It’s impossible to tell you about my mother without talking about my father. Misale Antonino left school in the 11th grade to help support his family. He loved to read about history. He tried to enlist, but was rejected based on disability. His jobs were: day laborer, then changing gigantic tires on military vehicles at the Brooklyn Army Base, then mechanic in auto sales, then a factory worker making airplane parts – with a part-time night job as a movie theatre usher (“Hey buddy, put out that cigarette.”). When I was 3, my parents bought a small house on Long Island for $6,000. It was by a cluster of houses built by our neighbor, Marty Hamilson, known to the locals as “Old Man Hamilson.” Valley Stream was a town that was rural-becoming-suburban, and us kids thought we had died and gone to The Country. My father, with his friend Nick, who shared our last name, but as far as we knew, not our blood – spent weekends painting it. We couldn’t believe the backyard and pebbled streets; couldn’t get enough of running in and out of the bungalow, the heavy dark green wooden screen doors slamming behind us while our father and Uncle Nick got the house ready for our move. The lingering scent of thick, oil-based paint lasted for years, it seemed. It smelled of promise.
On his second try of the Civil Service Exam, my father passed it and became a Valley Stream letter carrier: “Miles the Mailman.” He walked a route carrying the heavy leather bag despite having an arm underdeveloped by nerve damage during a clumsy forceps birth (family lore says the doctor was drunk when called to the midnight home birth of 12-pound baby dad). He eventually progressed to the use of a mail cart, and finally a jeep, on his route. The upgrades allowed for a morning cup of coffee at his friend’s luncheonette, and sometimes a quick lunch of ham and swiss on toasted rye in our kitchen. And from neighbors along the route, countless glasses of lemonade and iced tea on hot summer days; steaming cups on the rainy and snowy ones.
My mother worked as a bookkeeper during the war, stopped working outside for some years when we were little, then became a school lunchroom aide. She re-entered the full-time work force as a bookkeeper for the telephone company. She kept a super clean house, taught me how to turn the kitchen chairs upside down and use a knife to pare off dust stuck on bottom of the legs. She was my Brownie and Girl Scout leader. She bought us matching white sundresses with red strawberries and rickrack trim on them. She took me to Broadway shows and bought the soundtrack records. I still know all the words to all the songs. From the swing set in our backyard, anchored by cement cubes, I could hear her singing with the radio as she ironed our clothes in the kitchen. I would swing and sing “Tammy” for hours, daydreaming by the blooming lilac and pear trees. In my other grandmother’s kitchen, my mother would sit and watch her cook so she could write down the Arabic-tinged recipes to give me. Mom always kept our refrigerator too full of food, and for too long.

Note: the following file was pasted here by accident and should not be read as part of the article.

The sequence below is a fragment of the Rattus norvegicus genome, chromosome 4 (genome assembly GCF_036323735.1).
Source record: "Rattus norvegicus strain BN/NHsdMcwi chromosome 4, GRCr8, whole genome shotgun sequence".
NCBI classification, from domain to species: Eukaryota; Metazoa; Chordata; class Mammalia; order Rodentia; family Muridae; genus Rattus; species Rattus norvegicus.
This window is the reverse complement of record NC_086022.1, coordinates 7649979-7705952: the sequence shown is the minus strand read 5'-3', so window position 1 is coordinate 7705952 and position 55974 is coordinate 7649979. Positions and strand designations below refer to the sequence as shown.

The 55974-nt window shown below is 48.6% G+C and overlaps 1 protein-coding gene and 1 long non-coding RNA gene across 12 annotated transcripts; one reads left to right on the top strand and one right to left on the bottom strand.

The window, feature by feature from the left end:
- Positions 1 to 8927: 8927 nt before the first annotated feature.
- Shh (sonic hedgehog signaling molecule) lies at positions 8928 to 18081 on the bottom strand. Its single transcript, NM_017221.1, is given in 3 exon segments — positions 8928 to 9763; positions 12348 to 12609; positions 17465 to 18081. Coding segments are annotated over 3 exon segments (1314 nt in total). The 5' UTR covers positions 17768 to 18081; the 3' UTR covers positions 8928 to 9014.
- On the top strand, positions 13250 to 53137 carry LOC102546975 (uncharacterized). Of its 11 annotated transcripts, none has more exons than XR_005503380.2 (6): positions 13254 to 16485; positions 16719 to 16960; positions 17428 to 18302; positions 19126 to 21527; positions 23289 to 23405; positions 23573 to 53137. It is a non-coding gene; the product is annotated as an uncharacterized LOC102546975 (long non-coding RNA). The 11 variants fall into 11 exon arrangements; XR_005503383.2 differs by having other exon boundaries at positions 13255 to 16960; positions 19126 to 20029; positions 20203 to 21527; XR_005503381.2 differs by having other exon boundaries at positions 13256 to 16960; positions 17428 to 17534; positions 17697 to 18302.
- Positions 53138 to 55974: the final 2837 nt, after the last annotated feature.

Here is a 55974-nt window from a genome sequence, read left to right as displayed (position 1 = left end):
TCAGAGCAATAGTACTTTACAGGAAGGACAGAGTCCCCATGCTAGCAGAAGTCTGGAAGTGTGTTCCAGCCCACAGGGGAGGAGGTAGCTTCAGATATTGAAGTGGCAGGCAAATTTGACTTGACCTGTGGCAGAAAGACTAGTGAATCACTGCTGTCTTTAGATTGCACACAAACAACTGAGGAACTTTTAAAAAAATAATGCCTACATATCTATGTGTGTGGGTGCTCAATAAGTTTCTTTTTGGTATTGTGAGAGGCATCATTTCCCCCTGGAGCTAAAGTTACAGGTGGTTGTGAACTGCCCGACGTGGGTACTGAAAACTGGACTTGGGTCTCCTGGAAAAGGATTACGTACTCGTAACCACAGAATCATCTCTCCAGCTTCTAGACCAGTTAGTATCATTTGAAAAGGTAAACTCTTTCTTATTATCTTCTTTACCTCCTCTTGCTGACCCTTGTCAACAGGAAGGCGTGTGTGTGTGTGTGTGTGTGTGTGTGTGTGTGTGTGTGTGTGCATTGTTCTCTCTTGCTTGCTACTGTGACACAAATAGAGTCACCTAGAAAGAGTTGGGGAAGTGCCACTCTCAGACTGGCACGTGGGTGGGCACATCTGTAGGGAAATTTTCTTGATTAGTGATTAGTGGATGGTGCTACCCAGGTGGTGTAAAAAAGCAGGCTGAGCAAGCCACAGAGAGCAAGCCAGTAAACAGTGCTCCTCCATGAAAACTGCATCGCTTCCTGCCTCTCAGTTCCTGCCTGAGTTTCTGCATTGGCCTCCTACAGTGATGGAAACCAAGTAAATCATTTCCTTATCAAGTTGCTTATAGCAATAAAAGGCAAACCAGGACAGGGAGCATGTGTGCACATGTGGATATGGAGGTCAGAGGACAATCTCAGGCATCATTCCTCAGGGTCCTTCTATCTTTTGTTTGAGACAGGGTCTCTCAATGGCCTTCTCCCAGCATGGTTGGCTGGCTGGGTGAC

After my father died 22 years ago, my mother began auditing college courses as part of a senior student program. She took every course offered. In her later years, whenever she would have an argument with us kids, she liked to remind us, “I know – I went to college!” She volunteered at the campus day care center. Growing up she’d wanted to be a teacher, said she had a desire to teach Black children – “little p*ckaninnies with their little braids” – her wistful smile crashed into the offensive term she used for the students who she was never to meet, who were spared the sympathies of another Nice White Lady On A Mission. I don’t remember if that conversation was the start of one of our fights, or if I bit my tongue and redirected my newfound outrage somewhere more productive. Could have gone either way.
When she started showing dementia in her 80’s, the kitchen table grew stacks of papers collected from every place she visited. Now and then she would send a packet to me in California, along with some fallen autumn leaves. She had more clothes than she could ever wear, all neatly folded and piled up on every chair. She had a decade’s worth of white plastic bread bag clasps in a kitchen drawer. From my flawed but good-enough mother and father, I received the benefit of witnessing their great love and loyalty for each other and seeing a man who every evening never failed to caress his wife’s face and tell her he loved her. After years of ruminating, running, resenting, and sometimes relenting, I concluded my parents did the best they could to be good providers and parents, although they showed their love to me in some ways different than the ways I show love to my own child.
From them I also gained a deep understanding of the struggles working people face and overcome in our lives. Both my parents became union members and supporters through their jobs. I’m glad they were able to enjoy some retirement years together and visit the Sicilian birthplaces of their parents.